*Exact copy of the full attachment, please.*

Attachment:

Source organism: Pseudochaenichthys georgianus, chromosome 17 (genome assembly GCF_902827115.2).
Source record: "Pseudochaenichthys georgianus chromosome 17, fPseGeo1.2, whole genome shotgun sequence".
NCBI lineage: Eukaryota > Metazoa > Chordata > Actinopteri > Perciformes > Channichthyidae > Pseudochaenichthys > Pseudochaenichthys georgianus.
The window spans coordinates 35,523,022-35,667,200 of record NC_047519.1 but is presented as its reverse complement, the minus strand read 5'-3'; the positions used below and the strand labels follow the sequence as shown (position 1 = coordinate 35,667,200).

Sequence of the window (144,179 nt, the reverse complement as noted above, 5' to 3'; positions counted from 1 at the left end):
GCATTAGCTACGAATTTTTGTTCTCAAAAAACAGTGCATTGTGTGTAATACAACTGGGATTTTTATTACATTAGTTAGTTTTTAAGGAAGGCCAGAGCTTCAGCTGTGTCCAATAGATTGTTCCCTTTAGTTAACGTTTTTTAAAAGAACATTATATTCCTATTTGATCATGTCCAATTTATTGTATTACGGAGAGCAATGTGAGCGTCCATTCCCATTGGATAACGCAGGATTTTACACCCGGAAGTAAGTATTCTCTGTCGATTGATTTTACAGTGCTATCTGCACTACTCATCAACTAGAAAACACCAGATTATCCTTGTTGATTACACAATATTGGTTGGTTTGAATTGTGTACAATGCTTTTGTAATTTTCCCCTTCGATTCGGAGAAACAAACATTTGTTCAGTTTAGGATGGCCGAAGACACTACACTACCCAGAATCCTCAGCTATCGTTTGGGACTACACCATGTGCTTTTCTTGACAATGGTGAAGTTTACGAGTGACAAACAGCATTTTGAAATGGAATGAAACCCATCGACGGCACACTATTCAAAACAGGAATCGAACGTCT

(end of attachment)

Source organism: Pseudochaenichthys georgianus, chromosome 17 (genome assembly GCF_902827115.2).
Source record: "Pseudochaenichthys georgianus chromosome 17, fPseGeo1.2, whole genome shotgun sequence".
NCBI lineage: Eukaryota > Metazoa > Chordata > Actinopteri > Perciformes > Channichthyidae > Pseudochaenichthys > Pseudochaenichthys georgianus.
The window spans coordinates 35,523,022-35,667,200 of record NC_047519.1 but is presented as its reverse complement, the minus strand read 5'-3'; the positions used below and the strand labels follow the sequence as shown (position 1 = coordinate 35,667,200).

Sequence of the window (144,179 nt, the reverse complement as noted above, 5' to 3'; positions counted from 1 at the left end):
GCATTAGCTACGAATTTTTGTTCTCAAAAAACAGTGCATTGTGTGTAATACAACTGGGATTTTTATTACATTAGTTAGTTTTTAAGGAAGGCCAGAGCTTCAGCTGTGTCCAATAGATTGTTCCCTTTAGTTAACGTTTTTTAAAAGAACATTATATTCCTATTTGATCATGTCCAATTTATTGTATTACGGAGAGCAATGTGAGCGTCCATTCCCATTGGATAACGCAGGATTTTACACCCGGAAGTAAGTATTCTCTGTCGATTGATTTTACAGTGCTATCTGCACTACTCATCAACTAGAAAACACCAGATTATCCTTGTTGATTACACAATATTGGTTGGTTTGAATTGTGTACAATGCTTTTGTAATTTTCCCCTTCGATTCGGAGAAACAAACATTTGTTCAGTTTAGGATGGCCGAAGACACTACACTACCCAGAATCCTCAGCTATCGTTTGGGACTACACCATGTGCTTTTCTTGACAATGGTGAAGTTTACGAGTGACAAACAGCATTTTGAAATGGAATGAAACCCATCGACGGCACACTATTCAAAACAGGAATCGAACGTCT